At any rate, Kung Fu Panda succeeded on all levels: animation, storytelling, character development, comedy, action, and a well tuned lesson to both children and adults. Not to mention the absolutely jaw-dropping escape of Tai Lung from his prison in a mountain. Not only is it possibly the best animated fight scene I’ve ever seen, but it truly blows you away with gorgeous animation and A-FREAKING-MAZING audio. I just have to show it, see below.
Kung Fu Panda 2 followed a lot of the same plot and of course added 3D, another prophecy, and the villain, Shen, voiced by Gary Oldman (which is again a step up from so many other animated films). This prophecy was about how a warrior of “White and Black” would eventually defeat Shen and save all of China. Shen attempts panda genocide and Po goes all Moses in a radish basket. It ends much the same way with good action, some pretty funny dialogue, and excellent animation. Still, it falls into the dreaded “Sophomore Slump” and doesn’t exactly have the most vibrant life from the first movie.
The first two films in the series do great jobs of everything discussed, but Kung Fu Panda 3 does something even more special: it ends a series well. Again, this is so rare that you just have to admire Dreamworks for finishing strong. It really did come full circle. If you watched the first two, there are so many jokes that have continued throughout the entire series and they find their way into the third iteration with ease.
As far as the animation, it was beautiful, but I’ll be honest that it seems we’ve hit a plateau for computer generated animated features. I honestly don’t know what is the next jump, but it’ll likely be about water, hair or grass…so we probably won’t even notice.
Again, taking Kung Fu Panda as an entire connected trilogy, you definitely see the growth of every main character (Dustin Hoffman’s consistent exasperation with Po learning complicated Kung Fu concepts that should take years is kinda brilliant). Along with the characters that have grown well over the past few movies, the story continues to be stellar. If you’ve seen the trailer, then you know Po attempts to train other pandas in the ways of Kung Fu. Not only does this concept bring the series full circle, as Po teaches them Kung Fu that fits each of the other pandas’ skills, just as Shifu did for him in the first movie. I really loved that symmetry.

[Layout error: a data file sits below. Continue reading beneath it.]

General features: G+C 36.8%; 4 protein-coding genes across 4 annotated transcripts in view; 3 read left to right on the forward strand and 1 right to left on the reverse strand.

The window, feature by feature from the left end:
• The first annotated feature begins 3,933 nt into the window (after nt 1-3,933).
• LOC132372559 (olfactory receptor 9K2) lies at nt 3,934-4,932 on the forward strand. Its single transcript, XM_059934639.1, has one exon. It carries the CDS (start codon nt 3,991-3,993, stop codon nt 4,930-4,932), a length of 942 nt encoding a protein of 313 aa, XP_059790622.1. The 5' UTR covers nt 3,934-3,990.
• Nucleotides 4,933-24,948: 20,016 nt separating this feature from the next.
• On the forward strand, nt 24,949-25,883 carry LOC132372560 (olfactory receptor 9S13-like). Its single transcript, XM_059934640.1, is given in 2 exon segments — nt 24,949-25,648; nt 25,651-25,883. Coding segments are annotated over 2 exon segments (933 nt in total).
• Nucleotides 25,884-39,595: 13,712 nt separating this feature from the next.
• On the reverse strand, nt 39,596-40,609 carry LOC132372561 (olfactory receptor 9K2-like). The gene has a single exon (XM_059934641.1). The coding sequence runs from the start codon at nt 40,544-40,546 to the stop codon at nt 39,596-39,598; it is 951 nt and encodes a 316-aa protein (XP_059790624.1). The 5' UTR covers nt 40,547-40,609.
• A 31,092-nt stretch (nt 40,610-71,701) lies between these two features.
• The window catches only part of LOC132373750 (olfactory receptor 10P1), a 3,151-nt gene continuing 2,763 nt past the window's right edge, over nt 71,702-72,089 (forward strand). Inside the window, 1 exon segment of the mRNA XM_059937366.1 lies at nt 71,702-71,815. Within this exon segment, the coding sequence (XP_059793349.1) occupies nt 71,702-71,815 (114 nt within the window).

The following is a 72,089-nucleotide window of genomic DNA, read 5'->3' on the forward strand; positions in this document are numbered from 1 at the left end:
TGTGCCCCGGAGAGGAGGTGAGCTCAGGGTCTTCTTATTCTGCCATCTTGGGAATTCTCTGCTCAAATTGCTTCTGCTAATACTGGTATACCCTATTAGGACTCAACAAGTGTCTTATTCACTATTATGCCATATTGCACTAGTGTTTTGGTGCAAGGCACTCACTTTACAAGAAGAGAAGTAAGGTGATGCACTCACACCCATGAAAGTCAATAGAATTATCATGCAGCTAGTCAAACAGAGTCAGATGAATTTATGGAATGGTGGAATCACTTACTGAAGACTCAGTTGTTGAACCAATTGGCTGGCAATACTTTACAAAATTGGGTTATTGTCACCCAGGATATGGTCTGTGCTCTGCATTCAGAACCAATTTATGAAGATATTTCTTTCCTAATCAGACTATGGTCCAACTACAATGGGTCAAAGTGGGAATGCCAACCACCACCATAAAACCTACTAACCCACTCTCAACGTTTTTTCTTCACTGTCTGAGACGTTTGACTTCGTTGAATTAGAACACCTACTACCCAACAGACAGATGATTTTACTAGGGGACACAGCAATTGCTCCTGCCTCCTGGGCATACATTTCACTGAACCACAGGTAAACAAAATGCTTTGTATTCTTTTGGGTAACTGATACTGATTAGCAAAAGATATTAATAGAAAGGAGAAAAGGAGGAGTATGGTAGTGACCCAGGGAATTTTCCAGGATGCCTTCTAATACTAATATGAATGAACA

While the first few films dealt with prophecies, Kung Fu Panda 3 concerns itself with legends. This an important distinction and one of the reasons why I feel it was brilliant and will ultimately end the Kung Fu adventures of Po. The latest baddie is Kai, again, voiced by the phenomenal J.K. Simmons, is out to take over all of Kung Fu and conquer China. Only the Dragon Warrior can stand in his way.
My only hope is that Dreamworks quits while it is ahead. I’m sure that everyone went and saw Kung Fu Panda 3 this week, so it made money. I just really want them to be smart and let this film be the end. I know there will be HUGE temptations to keep going, but there are plenty of examples that show why a franchise shouldn’t go too long (I’m looking at you Pirates of the Caribbean franchise).
Didn’t read my fancy words, here is the short version:
Kung Fu Panda 3 succeeded on all levels just like the first film: slick animation, compelling storytelling, true character development over three films, comedy with tons of call backs throughout the entire franchise, killer Kung Fu action, and finally the lesson that this series has consistently hammered- believe in yourself and you can do anything. I loved it and at least up North, you and your kids have been stuck inside all week and you’re bouncing off the wall, so go see this film, you won’t regret it at all. Every kid will love it and it has everything that you loved about the first few movies. Just be ready for a little bit of Kung Fu Fighting: